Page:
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Dynamic Chiropractic – May 20, 2002, Vol. 20, Issue 11
Dynamic Chiropractic
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Dynamic Chiropractic

Anterior Cervical Syndrome - Fascial Restrictions

By Marc Heller, DC

The anterior cervical syndrome is an important subluxation pattern affecting the lower cervical spine, the thoracic inlet-outlet, and the nerves into the arm. The syndrome involves a predictable and correctable pattern of problems. My April 8 article in DC (see www.chiroweb.com/archives/20/08/06.html) focused on finding and correcting the anterior-inferior pull on the lower cervical segments. While it is critically important to correct the lower cervical subluxations, they are only one component of the syndrome. This article focuses on another significant component of the syndrome - the fascial restrictions. A third article will discuss muscle imbalances.

Most of us tend to think of the myofascia, or the fascia, in terms of the musculature. The fascia, in its broader context, lines all the body structures, including the muscles, joints, and bones. Consider the middle cervical fascia, a structure that connects a whole series of muscles throughout the front of the neck (Figure 1). I believe that the fascial restrictions are often the key to neuromusculoskeletal dysfunction, thus a key structure for chiropractors to recognize and learn to address. The techniques described here are a variation on myofascial release. Assessment and correction of these fascial structures is well described in Barral's book, The Thorax.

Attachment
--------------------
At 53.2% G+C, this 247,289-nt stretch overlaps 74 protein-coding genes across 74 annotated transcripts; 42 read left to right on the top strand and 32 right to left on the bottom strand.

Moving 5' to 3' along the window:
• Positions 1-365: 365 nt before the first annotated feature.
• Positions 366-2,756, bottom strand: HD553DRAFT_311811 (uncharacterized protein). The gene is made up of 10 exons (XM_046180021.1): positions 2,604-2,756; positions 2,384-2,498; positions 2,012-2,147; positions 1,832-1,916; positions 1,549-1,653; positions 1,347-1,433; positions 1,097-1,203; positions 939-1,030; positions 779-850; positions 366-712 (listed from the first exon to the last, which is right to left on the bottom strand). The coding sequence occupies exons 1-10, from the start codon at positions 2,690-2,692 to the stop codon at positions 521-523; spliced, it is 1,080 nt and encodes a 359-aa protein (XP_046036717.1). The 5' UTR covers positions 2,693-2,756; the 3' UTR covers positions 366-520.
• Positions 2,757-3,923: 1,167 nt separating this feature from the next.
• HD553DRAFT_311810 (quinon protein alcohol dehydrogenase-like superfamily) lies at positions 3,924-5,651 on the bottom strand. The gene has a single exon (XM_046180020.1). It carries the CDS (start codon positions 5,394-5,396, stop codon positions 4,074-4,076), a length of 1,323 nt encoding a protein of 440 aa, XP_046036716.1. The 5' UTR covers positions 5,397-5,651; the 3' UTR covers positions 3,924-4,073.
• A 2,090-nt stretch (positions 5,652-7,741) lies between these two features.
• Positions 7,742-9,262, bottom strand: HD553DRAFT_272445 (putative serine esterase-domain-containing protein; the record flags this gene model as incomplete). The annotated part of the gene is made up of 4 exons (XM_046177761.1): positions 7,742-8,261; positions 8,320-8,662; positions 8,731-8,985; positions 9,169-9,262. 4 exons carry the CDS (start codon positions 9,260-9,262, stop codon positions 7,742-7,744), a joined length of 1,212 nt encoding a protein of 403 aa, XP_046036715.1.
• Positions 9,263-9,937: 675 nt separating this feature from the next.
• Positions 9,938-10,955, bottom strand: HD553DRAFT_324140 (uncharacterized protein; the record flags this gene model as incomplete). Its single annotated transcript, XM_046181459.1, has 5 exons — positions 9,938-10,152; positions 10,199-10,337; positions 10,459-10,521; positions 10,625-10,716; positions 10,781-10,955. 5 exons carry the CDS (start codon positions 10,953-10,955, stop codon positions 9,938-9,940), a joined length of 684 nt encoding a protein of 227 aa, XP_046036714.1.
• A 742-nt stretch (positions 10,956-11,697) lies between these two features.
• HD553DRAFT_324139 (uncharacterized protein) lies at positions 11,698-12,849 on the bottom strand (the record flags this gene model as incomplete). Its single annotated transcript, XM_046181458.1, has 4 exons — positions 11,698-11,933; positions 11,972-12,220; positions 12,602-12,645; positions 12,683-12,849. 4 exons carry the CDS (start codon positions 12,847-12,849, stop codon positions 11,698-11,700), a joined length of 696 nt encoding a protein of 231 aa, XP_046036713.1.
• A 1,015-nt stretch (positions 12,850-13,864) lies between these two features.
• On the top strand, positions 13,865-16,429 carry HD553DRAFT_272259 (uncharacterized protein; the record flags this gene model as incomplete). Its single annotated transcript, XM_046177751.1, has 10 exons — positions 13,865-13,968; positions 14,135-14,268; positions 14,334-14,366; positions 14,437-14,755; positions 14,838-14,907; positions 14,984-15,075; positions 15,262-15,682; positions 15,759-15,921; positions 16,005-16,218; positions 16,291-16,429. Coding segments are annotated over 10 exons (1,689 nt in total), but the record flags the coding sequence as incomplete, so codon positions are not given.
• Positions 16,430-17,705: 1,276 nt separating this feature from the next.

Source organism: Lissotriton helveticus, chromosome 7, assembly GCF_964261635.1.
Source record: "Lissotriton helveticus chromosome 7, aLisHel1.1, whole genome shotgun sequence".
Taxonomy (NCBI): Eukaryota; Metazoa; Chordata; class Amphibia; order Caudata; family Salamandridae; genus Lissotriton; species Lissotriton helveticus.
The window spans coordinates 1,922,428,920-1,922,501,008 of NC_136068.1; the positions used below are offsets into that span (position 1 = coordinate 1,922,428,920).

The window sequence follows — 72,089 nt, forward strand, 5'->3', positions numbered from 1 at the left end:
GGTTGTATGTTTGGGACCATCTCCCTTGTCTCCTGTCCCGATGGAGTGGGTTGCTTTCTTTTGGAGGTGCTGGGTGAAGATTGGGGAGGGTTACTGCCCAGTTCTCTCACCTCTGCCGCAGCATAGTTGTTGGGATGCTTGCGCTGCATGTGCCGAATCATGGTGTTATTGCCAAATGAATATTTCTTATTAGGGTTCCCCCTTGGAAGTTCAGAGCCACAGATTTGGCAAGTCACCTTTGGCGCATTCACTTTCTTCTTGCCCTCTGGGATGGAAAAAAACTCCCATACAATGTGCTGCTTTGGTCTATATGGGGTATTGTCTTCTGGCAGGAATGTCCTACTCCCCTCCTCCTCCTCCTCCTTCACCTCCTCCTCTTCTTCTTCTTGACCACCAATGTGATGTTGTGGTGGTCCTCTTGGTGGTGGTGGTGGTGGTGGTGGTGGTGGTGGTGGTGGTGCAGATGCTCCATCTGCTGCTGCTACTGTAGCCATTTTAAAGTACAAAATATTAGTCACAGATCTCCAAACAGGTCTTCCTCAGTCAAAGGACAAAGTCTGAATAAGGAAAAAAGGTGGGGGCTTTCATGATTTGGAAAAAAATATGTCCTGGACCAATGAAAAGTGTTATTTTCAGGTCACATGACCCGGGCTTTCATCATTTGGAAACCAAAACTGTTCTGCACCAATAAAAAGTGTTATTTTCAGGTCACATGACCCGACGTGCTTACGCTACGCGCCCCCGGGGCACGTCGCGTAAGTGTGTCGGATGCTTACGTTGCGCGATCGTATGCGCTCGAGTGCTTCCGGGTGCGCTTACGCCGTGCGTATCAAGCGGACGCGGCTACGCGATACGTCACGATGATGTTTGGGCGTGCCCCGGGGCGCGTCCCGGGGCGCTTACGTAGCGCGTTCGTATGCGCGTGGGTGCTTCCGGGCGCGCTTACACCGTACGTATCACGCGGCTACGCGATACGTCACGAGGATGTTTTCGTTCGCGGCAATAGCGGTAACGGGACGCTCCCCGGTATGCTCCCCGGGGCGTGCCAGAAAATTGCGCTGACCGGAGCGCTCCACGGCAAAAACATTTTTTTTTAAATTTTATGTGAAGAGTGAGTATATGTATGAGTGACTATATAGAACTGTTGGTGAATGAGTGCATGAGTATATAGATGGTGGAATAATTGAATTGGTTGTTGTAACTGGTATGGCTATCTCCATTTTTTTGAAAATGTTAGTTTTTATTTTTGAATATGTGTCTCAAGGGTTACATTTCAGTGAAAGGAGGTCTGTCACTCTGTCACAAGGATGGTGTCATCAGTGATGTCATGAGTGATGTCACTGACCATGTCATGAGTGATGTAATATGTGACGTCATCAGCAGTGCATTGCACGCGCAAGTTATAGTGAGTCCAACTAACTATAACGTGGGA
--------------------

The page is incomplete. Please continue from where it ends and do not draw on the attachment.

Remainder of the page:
image - Copyright – Stock Photo / Register Mark

Two of the key structures that pull the lower cervicals forward and inferior are the middle and deep cervical fascia. These fascial structures, when shortened, contribute to the inferior pull on the lower cervical spine. The fascial tightness can compress the brachial plexus as it exits through the thoracic outlet and reinforces the subluxation - the anterior and inferior positioning of the lower cervical spine.

image - Copyright – Stock Photo / Register Mark

The Middle Cervical Fascia

The middle cervical fascia begins at the hyoid bone, investing the infrahyoid muscles to insert into the clavicle and the acromium process of the scapula. The anatomy leads to the assessment.

With the patient supine, contact the inferior aspect of the hyoid bone bilaterally, using the thumb and index finger. Remember the location of the hyoid. It is just under the inferior ramus of the jaw. It has a unique feel along its lateral margins, where you will contact the cornu, or horns, of the hyoid. Your other hand will contact the superior surface of the clavicle using a broad thumb or index finger contact. Begin by pushing inferior at various points along the clavicle, working your way laterally to the acromium process of the scapula where the omohyoid inserts. As you gently push downward, feel for resistance under your inferior hand. At the same time, your upper finger will feel as though it were being pulled down by the hyoid. Specific fibers of this wide fascial band can become restricted.

image - Copyright – Stock Photo / Register Mark

The assessment leads to the correction. From your palpation position, continue to separate the two ends of the fascia. It's like pulling taffy. Find the exact three-dimensional quality of the fascial pull - hold at the beginning of the barrier and follow the release of the tissue.